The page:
Last year, Patches the dachshund earned the nickname Little Unicorn after she developed a large tumor that jutted out of her forehead.
Now, with the tumor gone, her Pennsylvania family calls her Titanium Top.
Those terms of endearment for the 9-year-old dog trace the narrative of how Patches became a case study in 3-D medical printing, a developing frontier in the field of reconstruction surgery in animals.
In March, US and Canadian veterinarians removed a tumor from Patches’ head that was so large they had to carve out as much as 70 percent of her skull.
So they made Patches a new “skull” to cover the gap. The team members used 3-D printing to tailor a titanium plate to match what was left of the bone. Then they implanted the custom-made plate in Patches’ head like a puzzle piece.
“The plate fit,” said Dr. Michelle Oblak, a veterinary surgical oncologist with the University of Guelph’s Ontario Veterinary College, who worked on Patches during the operation at Cornell University College of Veterinary Medicine in Ithaca, N.Y. “It was quite jagged, so we had to follow the contour of the tumor.”
Although the technology has existed since the 1980s, 3-D printers have been used in clinical applications only in recent years, mostly in veterinary teaching hospitals, according to a 2014 article in The Journal of the American Veterinary Medical Association.
The technology is used to make 3-D models from two-dimensional CT scans before operations on animals like horses and dogs, enabling surgeons to plot their approach before the first incision is even made.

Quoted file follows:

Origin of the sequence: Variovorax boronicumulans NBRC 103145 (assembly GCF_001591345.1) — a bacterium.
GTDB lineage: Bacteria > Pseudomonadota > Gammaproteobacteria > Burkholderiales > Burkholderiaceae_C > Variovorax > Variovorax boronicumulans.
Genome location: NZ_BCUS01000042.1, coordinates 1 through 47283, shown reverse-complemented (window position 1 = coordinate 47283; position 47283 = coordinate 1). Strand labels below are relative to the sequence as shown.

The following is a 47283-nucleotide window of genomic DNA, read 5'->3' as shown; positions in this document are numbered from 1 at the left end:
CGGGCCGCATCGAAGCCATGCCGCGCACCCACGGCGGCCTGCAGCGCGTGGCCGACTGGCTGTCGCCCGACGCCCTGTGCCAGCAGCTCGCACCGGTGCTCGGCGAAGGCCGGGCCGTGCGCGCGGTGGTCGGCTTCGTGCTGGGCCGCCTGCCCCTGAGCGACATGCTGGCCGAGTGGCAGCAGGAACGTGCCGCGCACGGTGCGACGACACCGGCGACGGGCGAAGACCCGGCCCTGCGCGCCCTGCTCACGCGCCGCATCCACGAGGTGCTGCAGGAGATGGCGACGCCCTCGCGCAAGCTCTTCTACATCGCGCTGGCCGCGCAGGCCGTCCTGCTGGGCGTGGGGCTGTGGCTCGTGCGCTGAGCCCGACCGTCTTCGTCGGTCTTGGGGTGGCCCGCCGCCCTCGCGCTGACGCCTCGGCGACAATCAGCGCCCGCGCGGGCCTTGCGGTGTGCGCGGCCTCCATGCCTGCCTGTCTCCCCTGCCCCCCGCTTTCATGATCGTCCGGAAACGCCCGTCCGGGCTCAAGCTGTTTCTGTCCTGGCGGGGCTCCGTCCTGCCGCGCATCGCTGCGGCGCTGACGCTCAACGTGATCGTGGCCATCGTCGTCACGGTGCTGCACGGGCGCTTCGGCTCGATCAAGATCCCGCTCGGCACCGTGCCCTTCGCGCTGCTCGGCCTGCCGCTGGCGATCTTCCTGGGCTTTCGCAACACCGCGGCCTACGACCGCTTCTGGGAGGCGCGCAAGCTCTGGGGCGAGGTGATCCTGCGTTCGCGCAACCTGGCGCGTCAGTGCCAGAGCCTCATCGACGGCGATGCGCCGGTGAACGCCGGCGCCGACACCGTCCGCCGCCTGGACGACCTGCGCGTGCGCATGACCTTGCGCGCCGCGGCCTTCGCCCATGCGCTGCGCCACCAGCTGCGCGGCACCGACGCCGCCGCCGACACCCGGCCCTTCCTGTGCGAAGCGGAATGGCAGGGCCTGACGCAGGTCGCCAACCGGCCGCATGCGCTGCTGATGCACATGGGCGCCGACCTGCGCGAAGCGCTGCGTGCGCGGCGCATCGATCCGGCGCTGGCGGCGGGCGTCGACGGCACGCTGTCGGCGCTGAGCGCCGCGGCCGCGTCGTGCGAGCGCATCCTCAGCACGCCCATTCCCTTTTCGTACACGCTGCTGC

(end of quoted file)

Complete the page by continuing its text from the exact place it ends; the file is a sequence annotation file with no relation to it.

“We use it for surgical planning,” said Dr. Frank Verstraete, a surgeon at the University of California Davis, whose team has done dozens of lower-jaw reconstructions. “It saves us time in the actual operating room.”
3-D printing has also been used to make implants that replace damaged mandibles and leg bones, such as one placed in a young German shepherd with a limb deformity at Cornell in 2009.
But it has not entered mainstream use in surgery in small veterinary clinics. The costs associated with 3-D printed custom implants in surgery for disfigured or injured animals can be prohibitive. But some animals will not survive without such an implant.
That was the case with Patches, according to the team that worked on her.
Patches started to develop a small bump on her head several years ago, said Danielle Dymeck, a corrections officer in Pennsylvania who has raised the dog since she was 2 months old. The bump did not seem to bother Patches when she chased cows or frolicked with the grandchildren.
But it grew quickly, alarming the family. Their local veterinarian referred them to Cornell University, where Dr. Galina Hayes, an assistant professor, took on a leading role in the treatment in February.
Patches’ tumor soon became so large it “ran out of room on the top of her head,” Dymeck said. It started to invade the eye cavity and press inward onto the brain, Oblak said.
“It was like a big orange on her forehead,” she said.
The tumor was so widespread that the veterinarians could see they needed to carve out more than half of the skull bone. But then they had to decide how to cover the vast gap. A common plate made of titanium mesh would leave too much of Patches’ brain vulnerable to being compressed if it were hit by something.
“And that would be the end of Patches,” Hayes said.
While there are off-the-shelf implants, custom-made 3-D implants are particularly good for dogs, Oblak said, because their skulls vary in shape, from the flat snouts of boxers to the long ones of greyhounds.